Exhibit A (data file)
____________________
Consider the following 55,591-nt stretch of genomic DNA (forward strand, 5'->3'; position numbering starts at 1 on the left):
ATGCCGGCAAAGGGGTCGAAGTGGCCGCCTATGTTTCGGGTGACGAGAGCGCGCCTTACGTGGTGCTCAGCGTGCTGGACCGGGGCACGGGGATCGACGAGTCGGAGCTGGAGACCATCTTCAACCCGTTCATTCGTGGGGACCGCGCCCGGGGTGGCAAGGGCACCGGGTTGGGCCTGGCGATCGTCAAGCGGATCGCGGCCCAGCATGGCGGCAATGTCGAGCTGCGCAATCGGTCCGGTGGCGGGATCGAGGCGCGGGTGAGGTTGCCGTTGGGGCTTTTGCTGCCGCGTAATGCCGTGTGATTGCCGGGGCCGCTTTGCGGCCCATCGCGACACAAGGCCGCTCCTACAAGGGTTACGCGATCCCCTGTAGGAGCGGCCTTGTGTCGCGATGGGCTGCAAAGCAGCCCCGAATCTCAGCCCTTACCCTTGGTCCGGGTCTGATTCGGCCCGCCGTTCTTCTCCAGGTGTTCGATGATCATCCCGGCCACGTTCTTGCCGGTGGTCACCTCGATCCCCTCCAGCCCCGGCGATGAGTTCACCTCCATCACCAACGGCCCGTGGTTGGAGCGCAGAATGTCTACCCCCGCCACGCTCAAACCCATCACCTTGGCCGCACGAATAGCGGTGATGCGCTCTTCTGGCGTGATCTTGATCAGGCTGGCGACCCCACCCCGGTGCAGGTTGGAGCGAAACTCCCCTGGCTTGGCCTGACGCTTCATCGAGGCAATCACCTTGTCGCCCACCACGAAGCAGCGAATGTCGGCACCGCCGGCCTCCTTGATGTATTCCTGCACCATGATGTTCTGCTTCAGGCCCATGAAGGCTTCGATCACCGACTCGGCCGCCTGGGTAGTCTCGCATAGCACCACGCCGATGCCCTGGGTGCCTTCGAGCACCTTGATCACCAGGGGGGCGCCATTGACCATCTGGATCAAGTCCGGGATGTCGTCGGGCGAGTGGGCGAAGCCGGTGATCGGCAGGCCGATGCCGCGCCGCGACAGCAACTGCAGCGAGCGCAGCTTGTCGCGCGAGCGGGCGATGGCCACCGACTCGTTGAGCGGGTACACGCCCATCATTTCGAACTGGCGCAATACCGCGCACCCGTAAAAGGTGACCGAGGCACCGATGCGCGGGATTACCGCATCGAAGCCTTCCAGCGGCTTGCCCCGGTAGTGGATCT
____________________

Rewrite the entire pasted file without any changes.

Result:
Consider the following 55,591-nt stretch of genomic DNA (forward strand, 5'->3'; position numbering starts at 1 on the left):
ATGCCGGCAAAGGGGTCGAAGTGGCCGCCTATGTTTCGGGTGACGAGAGCGCGCCTTACGTGGTGCTCAGCGTGCTGGACCGGGGCACGGGGATCGACGAGTCGGAGCTGGAGACCATCTTCAACCCGTTCATTCGTGGGGACCGCGCCCGGGGTGGCAAGGGCACCGGGTTGGGCCTGGCGATCGTCAAGCGGATCGCGGCCCAGCATGGCGGCAATGTCGAGCTGCGCAATCGGTCCGGTGGCGGGATCGAGGCGCGGGTGAGGTTGCCGTTGGGGCTTTTGCTGCCGCGTAATGCCGTGTGATTGCCGGGGCCGCTTTGCGGCCCATCGCGACACAAGGCCGCTCCTACAAGGGTTACGCGATCCCCTGTAGGAGCGGCCTTGTGTCGCGATGGGCTGCAAAGCAGCCCCGAATCTCAGCCCTTACCCTTGGTCCGGGTCTGATTCGGCCCGCCGTTCTTCTCCAGGTGTTCGATGATCATCCCGGCCACGTTCTTGCCGGTGGTCACCTCGATCCCCTCCAGCCCCGGCGATGAGTTCACCTCCATCACCAACGGCCCGTGGTTGGAGCGCAGAATGTCTACCCCCGCCACGCTCAAACCCATCACCTTGGCCGCACGAATAGCGGTGATGCGCTCTTCTGGCGTGATCTTGATCAGGCTGGCGACCCCACCCCGGTGCAGGTTGGAGCGAAACTCCCCTGGCTTGGCCTGACGCTTCATCGAGGCAATCACCTTGTCGCCCACCACGAAGCAGCGAATGTCGGCACCGCCGGCCTCCTTGATGTATTCCTGCACCATGATGTTCTGCTTCAGGCCCATGAAGGCTTCGATCACCGACTCGGCCGCCTGGGTAGTCTCGCATAGCACCACGCCGATGCCCTGGGTGCCTTCGAGCACCTTGATCACCAGGGGGGCGCCATTGACCATCTGGATCAAGTCCGGGATGTCGTCGGGCGAGTGGGCGAAGCCGGTGATCGGCAGGCCGATGCCGCGCCGCGACAGCAACTGCAGCGAGCGCAGCTTGTCGCGCGAGCGGGCGATGGCCACCGACTCGTTGAGCGGGTACACGCCCATCATTTCGAACTGGCGCAATACCGCGCACCCGTAAAAGGTGACCGAGGCACCGATGCGCGGGATTACCGCATCGAAGCCTTCCAGCGGCTTGCCCCGGTAGTGGATCT